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Monthly State Reports Reflect Winter Wheat Conditions Improve

February 26, 2013
By: Julianne Johnston, Pro Farmer Digital Managing Editor

Following are details from the state Crop/Weather Report:

Kansas: Snow brought much needed moisture throughout the State at the end of February. All 53 stations received trace amounts of moisture, with Johnson reporting 0.19 inch for the lowest and Lawrence reporting 2.69 inches for the highest. Temperatures varied widely during the month with a low of -4 degrees at Alton to a high of 7 3 in Ashland . There were 11.6 days suitable for fieldwork, compared to 14 days a year ago. Topsoil moisture supplies as of February 24 were rated 27 percent very short, 34 percent short, 36 percent adequate, and 3 percent surplus; a slight improvement from the beginning of the month. While improving somewhat, the Northwest District is still the driest district with 78 percent reported being short to very short for topsoil moisture, compared to 97 percent a month ago. Welcomed precipitation in most areas slightly improved the condition of winter wheat during February. The crop condition was rated 12 percent very poor, 24 percent poor, 41 percent fair, 22 percent good, and 1 percent excellent. Wind damage was rated as 1 percent severe, 3 percent moderate, 13 percent light, and 83 percent with no damage, while freeze damage was rated as 1 percent severe, 3 percent moderate, 10 percent light, and 86 percent with no damage.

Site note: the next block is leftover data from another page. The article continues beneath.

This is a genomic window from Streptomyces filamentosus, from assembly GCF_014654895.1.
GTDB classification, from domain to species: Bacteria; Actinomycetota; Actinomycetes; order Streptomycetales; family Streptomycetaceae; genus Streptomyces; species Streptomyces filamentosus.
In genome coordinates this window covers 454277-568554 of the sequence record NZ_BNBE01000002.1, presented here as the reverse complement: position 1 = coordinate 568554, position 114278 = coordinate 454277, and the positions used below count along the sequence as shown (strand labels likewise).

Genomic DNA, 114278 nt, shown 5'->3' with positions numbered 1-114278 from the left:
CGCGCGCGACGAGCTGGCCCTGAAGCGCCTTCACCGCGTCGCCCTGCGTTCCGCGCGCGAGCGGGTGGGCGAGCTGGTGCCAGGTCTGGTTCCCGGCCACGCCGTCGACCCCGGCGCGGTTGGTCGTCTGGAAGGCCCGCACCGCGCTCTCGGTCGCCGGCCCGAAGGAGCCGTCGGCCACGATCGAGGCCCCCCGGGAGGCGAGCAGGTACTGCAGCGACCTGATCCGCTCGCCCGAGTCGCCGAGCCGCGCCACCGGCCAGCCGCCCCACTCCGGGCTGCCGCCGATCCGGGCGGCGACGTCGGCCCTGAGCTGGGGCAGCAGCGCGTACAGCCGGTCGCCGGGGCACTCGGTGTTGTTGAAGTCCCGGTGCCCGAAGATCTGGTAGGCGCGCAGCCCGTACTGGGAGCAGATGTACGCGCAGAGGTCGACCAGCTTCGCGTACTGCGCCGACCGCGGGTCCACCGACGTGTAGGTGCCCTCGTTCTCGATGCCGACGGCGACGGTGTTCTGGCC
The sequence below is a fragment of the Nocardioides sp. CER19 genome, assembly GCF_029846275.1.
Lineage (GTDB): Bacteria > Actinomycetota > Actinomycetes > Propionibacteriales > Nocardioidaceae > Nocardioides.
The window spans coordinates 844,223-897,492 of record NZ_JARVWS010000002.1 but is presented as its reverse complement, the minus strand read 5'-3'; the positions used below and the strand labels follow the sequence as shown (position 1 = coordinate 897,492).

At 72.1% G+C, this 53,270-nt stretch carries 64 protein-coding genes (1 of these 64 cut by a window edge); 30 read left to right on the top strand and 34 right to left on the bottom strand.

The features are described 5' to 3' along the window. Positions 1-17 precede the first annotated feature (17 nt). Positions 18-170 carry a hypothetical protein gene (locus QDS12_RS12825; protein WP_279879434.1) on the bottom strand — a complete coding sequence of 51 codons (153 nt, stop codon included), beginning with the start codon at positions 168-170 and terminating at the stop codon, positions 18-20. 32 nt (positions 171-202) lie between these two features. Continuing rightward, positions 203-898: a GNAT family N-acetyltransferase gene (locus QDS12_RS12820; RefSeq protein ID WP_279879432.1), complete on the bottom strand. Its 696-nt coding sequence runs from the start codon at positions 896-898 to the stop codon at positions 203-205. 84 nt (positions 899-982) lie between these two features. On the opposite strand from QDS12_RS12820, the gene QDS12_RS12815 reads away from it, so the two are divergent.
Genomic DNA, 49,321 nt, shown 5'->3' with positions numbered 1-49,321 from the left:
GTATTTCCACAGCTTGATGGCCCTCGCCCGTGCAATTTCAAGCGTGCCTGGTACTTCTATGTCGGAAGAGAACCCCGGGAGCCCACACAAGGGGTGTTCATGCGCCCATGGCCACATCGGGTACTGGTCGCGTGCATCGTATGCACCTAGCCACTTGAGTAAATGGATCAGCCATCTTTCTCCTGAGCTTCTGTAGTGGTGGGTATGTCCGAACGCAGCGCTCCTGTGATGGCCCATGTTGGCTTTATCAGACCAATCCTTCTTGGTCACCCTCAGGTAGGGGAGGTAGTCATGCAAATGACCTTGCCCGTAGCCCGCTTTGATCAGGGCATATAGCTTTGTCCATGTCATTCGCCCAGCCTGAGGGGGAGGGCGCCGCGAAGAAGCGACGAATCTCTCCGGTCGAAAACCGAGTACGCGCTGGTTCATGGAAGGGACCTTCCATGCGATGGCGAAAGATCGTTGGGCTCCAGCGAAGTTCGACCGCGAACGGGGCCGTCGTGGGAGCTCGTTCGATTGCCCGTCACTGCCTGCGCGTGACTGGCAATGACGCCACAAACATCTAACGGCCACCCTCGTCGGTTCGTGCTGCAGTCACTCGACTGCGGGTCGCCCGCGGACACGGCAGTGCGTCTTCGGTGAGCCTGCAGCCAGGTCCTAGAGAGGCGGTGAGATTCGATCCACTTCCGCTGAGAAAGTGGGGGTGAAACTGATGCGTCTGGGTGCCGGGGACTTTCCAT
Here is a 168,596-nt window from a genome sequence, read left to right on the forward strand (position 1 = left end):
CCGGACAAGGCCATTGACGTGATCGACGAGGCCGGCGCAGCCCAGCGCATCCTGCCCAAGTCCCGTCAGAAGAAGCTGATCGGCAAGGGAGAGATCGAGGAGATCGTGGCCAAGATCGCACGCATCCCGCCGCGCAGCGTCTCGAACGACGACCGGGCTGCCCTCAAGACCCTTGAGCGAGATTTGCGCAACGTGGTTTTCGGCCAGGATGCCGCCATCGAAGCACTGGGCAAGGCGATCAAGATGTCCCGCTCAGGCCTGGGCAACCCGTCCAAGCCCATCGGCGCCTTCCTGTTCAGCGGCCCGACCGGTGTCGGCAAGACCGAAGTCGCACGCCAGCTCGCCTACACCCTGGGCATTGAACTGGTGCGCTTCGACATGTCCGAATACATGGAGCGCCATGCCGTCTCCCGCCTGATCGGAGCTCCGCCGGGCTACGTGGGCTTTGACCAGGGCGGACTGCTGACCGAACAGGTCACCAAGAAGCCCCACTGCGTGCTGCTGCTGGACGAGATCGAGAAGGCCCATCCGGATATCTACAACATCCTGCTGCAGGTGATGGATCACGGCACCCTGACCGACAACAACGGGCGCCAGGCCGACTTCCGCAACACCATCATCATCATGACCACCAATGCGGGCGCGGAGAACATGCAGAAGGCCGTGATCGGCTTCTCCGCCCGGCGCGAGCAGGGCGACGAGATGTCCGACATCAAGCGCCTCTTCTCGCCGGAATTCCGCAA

Texas: Precipitation remained scarce for much of the state, however districts to the north and east saw up to an inch of rainfall with pockets experiencing up to two inches. The Northern High Plains received light to heavy snowfall, providing some much - needed moisture. Conditions in West, Central and South Texas continued to be dry and windy, and were still in need of additional moisture. Recent precipitation in the Northern and Southern Plains proved mostly adequate to sustain the current wheat crop condition, but more moisture will be required in the near future. In the Blacklands and East Texas, recent moisture provided a significant boost to the wheat crop. Non-irrigated small grains in South Texas continued to struggle due to dry conditions. The crop condition was rated 17% very poor, 28% poor, 37% fair, 16% good and 2% excellent.